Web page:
Sonntag, 26. Juni 2011

Leibniz' Dream

The Edge of Chaos
Gottfried Wilhelm Leibniz, who holds the distinction of being the only philosopher
a biscuit was named after, once expressed the hope that every philosophical dispute may be settled by calculation:
"The only way to rectify our reasonings is to make them as tangible as those of the Mathematicians, so that we can find our error at a glance, and when there are disputes among persons, we can simply say: Let us calculate [calculemus], without further ado, to see who is right." [1]
To this end, he proposed two concepts, which were to be employed in this calculation: the characteristica universalis, which was to be a kind of conceptual language, able to symbolically represent concepts of mathematics, science, and metaphysics alike, consisting of what he called real characters, capable of directly corresponding to an idea, embodying it in the way a number embodies the idea of quantity, as opposed to merely referring to it, as words do; and the calculus ratiocinator, a system or device used to perform logical deductions within the framework set by the characteristica.
It is not precisely clear whether Leibniz intended for the ratiocinator to be an actual machine -- after all, Leibniz was one of the pioneers of mechanical calculation machines with the construction of the Stepped Reckoner --, or merely an abstract calculus, a forerunner to modern symbolic logic -- whether it was software or hardware, so to speak.

For present purposes, however, the distinction is somewhat immaterial, and we can consider the ratiocinator in the way Hartley Rogers did, as
"an algorithm which, when applied to the symbols of any formula of the characteristica universalis, would determine whether or not that formula were true as a statement of science." [2]
In modern terms, one would perhaps regard the characteristica as a kind of formal system, and the ratiocinator, understood as above, as a decision procedure for said system.
But rather than dwell on precisely what this means, I'll just tell you the punchline: thanks to pioneering work in logic and the theory of computation undertaken mainly in the first quarter of the 20th century, and most notably through the works of Kurt Gödel and Alan Turing, we now know that this can't work. In general, for any sufficiently powerful formal system, there exists no algorithmic procedure such that it can tell true from false statements in a finite amount of time.
It is this failure of Leibniz' dream that this blog will be most concerned with, though often in a hidden and somewhat roundabout way. This failure, far from being a crushing defeat to the search for reason and comprehensibility in the universe, actually opened up the door to some of the most fascinating developments and ideas of the past 100 years -- and perhaps, of the entirety of human history.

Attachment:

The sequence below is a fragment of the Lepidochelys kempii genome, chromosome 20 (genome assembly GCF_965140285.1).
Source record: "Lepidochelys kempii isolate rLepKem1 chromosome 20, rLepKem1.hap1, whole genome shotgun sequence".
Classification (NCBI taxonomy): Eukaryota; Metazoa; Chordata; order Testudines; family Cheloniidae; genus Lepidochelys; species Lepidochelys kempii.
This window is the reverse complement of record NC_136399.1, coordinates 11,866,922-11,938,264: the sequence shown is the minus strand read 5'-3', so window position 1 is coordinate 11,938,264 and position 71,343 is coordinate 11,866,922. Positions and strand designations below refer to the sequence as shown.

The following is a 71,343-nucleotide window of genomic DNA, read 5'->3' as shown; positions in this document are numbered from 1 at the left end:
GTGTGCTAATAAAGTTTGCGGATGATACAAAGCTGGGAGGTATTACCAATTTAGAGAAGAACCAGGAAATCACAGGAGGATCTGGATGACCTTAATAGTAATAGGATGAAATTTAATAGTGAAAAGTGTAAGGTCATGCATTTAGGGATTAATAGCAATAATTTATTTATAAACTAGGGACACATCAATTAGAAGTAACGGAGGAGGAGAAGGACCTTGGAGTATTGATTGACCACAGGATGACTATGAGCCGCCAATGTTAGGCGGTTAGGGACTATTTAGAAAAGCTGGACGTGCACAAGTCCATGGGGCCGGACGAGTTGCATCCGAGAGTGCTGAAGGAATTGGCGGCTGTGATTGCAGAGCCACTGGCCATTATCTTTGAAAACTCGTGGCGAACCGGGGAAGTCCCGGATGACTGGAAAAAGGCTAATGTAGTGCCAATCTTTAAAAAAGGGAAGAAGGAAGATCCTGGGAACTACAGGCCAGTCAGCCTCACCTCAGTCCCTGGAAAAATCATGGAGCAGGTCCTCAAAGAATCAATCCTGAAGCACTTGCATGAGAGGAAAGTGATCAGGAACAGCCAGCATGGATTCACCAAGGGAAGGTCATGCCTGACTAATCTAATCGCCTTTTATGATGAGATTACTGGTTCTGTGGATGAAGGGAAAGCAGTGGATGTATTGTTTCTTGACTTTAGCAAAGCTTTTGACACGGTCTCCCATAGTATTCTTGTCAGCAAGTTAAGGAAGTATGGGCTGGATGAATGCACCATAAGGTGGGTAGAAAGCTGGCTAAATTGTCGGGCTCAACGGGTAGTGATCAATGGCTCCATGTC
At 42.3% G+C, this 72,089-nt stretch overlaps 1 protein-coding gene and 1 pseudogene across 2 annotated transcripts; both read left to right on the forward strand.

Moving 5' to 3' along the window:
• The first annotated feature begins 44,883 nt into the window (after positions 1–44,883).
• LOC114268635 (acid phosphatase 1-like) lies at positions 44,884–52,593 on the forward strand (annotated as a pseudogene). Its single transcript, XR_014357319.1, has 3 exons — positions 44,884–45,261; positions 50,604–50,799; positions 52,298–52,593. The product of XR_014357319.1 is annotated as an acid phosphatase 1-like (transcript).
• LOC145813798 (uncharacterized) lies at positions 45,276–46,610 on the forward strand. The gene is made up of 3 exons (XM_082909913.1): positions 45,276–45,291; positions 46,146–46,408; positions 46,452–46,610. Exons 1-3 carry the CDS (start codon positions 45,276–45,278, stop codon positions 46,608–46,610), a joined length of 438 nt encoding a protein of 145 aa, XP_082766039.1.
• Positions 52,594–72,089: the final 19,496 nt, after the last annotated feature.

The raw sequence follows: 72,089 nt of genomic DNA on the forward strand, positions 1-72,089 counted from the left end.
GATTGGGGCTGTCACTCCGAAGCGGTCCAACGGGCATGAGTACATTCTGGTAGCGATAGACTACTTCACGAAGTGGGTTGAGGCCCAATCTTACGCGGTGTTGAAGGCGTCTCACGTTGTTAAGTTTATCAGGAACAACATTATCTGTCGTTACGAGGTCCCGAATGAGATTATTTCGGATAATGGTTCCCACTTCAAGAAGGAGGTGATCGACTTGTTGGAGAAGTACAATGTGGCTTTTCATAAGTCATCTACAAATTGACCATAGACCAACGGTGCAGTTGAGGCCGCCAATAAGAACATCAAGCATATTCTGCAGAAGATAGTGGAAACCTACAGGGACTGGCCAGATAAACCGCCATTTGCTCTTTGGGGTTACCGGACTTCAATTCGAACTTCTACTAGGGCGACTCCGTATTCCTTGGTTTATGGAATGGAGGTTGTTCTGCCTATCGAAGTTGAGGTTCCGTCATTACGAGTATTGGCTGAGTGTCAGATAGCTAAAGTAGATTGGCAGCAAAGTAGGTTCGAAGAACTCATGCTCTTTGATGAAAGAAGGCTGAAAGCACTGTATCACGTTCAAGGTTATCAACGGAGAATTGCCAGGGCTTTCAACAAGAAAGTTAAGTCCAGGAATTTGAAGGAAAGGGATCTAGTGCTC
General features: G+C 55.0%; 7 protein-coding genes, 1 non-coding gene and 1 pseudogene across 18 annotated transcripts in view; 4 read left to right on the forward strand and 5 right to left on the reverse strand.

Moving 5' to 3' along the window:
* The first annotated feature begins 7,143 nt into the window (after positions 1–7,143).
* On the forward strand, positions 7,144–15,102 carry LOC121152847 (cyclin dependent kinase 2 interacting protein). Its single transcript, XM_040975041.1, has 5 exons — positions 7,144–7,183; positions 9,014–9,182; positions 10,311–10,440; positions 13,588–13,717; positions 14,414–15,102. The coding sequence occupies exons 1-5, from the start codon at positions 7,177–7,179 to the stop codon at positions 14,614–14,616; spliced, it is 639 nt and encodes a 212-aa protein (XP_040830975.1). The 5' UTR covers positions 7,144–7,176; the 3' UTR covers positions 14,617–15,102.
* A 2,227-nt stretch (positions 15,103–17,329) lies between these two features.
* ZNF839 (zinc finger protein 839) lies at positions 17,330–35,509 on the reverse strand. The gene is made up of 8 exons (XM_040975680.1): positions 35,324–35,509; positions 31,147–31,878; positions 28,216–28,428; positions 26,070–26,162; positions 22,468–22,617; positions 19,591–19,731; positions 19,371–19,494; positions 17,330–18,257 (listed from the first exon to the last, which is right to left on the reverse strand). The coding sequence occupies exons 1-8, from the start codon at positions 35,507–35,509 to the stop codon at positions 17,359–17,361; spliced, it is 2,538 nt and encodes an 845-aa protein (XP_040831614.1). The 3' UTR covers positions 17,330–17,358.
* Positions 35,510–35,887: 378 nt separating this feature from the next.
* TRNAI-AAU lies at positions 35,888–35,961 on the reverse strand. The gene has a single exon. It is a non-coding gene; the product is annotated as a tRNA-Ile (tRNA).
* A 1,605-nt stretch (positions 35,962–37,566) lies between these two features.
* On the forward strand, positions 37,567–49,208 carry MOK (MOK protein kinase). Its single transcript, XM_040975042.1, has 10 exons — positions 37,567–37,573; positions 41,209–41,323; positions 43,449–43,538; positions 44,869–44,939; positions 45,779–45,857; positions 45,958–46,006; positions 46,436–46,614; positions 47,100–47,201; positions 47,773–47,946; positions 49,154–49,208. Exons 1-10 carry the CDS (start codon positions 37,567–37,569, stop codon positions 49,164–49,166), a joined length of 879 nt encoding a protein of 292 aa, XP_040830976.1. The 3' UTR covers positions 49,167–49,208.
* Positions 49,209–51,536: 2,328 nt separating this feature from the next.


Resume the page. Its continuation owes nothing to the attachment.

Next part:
I am not merely talking here about things like the celebrated incompleteness theorem, due to Gödel, though that is certainly a big part of it, but rather of the more general cluster of phenomena centered roughly around notions of self-reference, such as computational universality, self-organizing systems, and criticality -- phenomena that occur along the so-called 'edge of chaos', the fine line that separates systems that are boring because their behaviour is simple, repetitive and predictable, from systems that are boring because their behaviour is random and patternless. It's along this line that most interesting things happen.
A very simple example, and by far not the most interesting one, is furnished by the behaviour of so-called cellular automata. A (one dimensional) cellular automaton is a kind of game -- a zero-player game that 'plays itself' -- that consists of a row of cells, each of which can be either on (usually denoted by painting the cell black) or off (leaving the cell white). Based on the pattern of on and off cells of the row and a simple rule characteristic of the automaton, the next line is calculated, then the next one from that, and so on. An example for a possible kind of rule would be that a cell is black if in the previous step either of its immediate neighbours was black; otherwise, it is left white.
There are 23 = 8 possible patterns a cell and its immediate neighbours can produce (writing 1 for black and 0 for white, these are 000, 001, 010, 011, 100, 101, 110, 111), and since each rule assigns to each pattern either a black or a white cell in the following line, there are 28 = 256 different elementary cellular automata. Thus, a number between 0 and 255 uniquely identifies each such automaton. This number is called its Wolfram code, after physicist and computer scientist Stephen Wolfram; much (much...) more about cellular automata and similar systems can be found in [3].
A typical example of a cellular automaton's evolution is this (whose Wolfram code is 50) (all CA pictures were generated with Wolfram|Alpha, by the way -- just type in 'rule' followed by a number if you fancy some experimentation):

Starting from random initial conditions, i.e. a random assignment of black and white cells, very quickly a boring pattern emerges: there is no point in tracing its evolution any further, nothing 'new' is going to happen.